I had to post so many pictures for two reasons.  1 - They're too adorable to choose just one.  2 - These are the last pictures that got taken before my camera broke and so may be the last pictures of Bean or of anything for quite a while.  Sigh.  So, now my posts will just be silly rants and descriptions and no cute pictures.  Like, I have more to say about cloth diapers.  I'll say it soon, but when it's not accompanied by a photo of a sweet baby with cloth on her bum it's not nearly as appealing.  Alas, it is all I can do.

The end.

Don't Eat Angry

6:29 PM

Have I ever told you how . . . um . . . active Bean is?  She is always moving.  The bigger she gets, the harder she is to hold on to.  Especially since with bigger comes stronger.  Bath time wrangling has become a serious sport.
Strangely, so has nursing.  Sometimes she is calm and it is the sweet, quiet, relaxing time that you read about, well, I don't know where.  I've read about it on a whole variety of blogs.  There's probably books and stuff that talk about it, too.  Maybe reading about breastfeeding isn't really all that common.  It has become so for me.  Anyway, sometimes it's all sweet like that.  Other times it's an adventure.  She talks and growls while she eats.  She flaps her available arm and leg about (This is one reason that covers and I are not friends.  The waving material acts like a flag and actually draws more attention to us.  Bean has yet to comprehend modesty and discretion).  Often it's not her flapping limbs about, but using them to try to climb up me.  She's even hit my collarbone with such force that's she's bruised me (just barely and just once, but still)!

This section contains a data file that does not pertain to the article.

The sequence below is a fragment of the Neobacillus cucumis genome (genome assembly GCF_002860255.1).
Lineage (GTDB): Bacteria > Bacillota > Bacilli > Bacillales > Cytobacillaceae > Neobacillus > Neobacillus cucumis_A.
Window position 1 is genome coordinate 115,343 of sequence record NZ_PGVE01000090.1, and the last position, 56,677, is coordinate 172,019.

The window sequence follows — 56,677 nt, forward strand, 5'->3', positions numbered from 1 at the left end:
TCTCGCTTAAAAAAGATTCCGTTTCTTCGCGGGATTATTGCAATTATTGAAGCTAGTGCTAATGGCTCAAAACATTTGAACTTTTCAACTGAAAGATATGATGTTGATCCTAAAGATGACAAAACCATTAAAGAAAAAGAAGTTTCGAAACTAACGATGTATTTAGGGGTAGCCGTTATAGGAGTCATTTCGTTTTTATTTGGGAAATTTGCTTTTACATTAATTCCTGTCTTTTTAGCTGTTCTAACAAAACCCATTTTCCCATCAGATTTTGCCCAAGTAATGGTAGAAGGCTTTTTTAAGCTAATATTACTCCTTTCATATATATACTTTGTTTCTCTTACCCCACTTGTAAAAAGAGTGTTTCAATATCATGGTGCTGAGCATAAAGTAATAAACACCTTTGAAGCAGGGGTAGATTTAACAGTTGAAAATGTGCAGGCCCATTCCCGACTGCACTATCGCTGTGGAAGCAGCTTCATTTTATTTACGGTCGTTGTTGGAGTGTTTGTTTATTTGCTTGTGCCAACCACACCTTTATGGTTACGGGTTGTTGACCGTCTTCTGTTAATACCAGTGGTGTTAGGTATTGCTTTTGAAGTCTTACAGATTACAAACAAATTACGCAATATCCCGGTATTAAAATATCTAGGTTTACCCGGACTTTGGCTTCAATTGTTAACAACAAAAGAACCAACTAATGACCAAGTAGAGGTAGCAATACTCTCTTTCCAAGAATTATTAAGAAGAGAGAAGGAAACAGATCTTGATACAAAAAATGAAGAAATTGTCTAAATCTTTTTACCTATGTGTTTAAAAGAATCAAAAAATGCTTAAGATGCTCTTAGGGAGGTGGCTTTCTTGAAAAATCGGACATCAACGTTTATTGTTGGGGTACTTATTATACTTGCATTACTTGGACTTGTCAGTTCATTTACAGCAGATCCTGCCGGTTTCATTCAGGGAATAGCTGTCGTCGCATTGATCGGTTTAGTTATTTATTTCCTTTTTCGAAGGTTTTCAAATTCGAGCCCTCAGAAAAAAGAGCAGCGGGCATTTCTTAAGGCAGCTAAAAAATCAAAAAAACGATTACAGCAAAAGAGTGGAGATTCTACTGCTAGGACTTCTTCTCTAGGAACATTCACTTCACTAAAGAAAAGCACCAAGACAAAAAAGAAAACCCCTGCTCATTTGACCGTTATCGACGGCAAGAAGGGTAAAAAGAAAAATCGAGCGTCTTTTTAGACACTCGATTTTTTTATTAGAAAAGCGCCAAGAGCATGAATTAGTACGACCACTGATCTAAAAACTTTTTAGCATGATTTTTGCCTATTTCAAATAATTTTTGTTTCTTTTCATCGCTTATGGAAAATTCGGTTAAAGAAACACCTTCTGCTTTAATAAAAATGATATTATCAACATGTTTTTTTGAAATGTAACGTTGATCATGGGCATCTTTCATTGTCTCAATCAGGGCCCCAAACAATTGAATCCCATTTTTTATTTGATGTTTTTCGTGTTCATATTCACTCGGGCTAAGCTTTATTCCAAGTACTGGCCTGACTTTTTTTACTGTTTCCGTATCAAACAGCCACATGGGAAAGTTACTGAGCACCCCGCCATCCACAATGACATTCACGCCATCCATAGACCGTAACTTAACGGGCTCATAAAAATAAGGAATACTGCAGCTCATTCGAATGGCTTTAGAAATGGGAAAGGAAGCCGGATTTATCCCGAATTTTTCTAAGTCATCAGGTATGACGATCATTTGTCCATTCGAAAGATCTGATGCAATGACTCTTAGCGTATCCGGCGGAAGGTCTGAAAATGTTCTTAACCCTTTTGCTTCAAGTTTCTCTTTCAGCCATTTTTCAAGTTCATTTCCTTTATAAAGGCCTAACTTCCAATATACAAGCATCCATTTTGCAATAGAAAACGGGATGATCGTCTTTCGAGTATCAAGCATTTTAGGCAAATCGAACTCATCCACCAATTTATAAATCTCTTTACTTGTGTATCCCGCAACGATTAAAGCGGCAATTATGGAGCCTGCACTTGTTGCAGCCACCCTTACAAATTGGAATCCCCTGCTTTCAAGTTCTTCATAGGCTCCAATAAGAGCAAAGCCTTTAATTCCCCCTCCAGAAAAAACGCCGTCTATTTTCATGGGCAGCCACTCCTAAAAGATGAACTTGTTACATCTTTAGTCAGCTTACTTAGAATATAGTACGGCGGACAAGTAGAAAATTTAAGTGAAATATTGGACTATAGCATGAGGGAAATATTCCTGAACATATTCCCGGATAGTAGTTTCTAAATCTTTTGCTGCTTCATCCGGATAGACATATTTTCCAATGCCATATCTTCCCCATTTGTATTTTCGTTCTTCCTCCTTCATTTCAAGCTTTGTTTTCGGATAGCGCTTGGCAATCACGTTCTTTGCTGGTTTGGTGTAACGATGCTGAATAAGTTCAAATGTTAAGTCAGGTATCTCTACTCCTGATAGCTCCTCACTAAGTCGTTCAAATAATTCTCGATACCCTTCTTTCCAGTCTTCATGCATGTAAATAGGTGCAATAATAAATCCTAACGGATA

Also, notice the gripping of the shirt.  That is the hand Wonderman and I used to call "The Modesty Hand" because she would put it up over her face while she ate, which also covered up any part of me that could possibly be showing.  Now it gets called "The Immodesty Hand" because she uses it to grab my shirt and pull it as far out and down as she can. 

Not related to wrangling of any kind, I would just like to make sure you notice the awesome difference in skin color between the two of us.  I know she's mine because I was there when I birthed her, but she isn't quite as obviously (to the untrained eye) mine as she is her father's.  When I had my hair in braids, a friend of mine described my appearance as "ethnically vague."  As much as I identify myself as "white," Bean and I definitely appear to be of not entirely the same ethnicity.  Weird. 

Conclusion:  True love is much more than skin deep.

Saturday, March 5, 2011


6:28 PM

Remember how I told you I wasn't really into the whole resolution thing?  Yeah, still not.  Let's be honest, I'm not even great with setting goals for myself (which may be a reason for my general appearance of laziness and undisciplined nature).  However, I have set a goal which I thought was going to be a breeze, but is turning out to be a tad challenging.  It has to do with hair.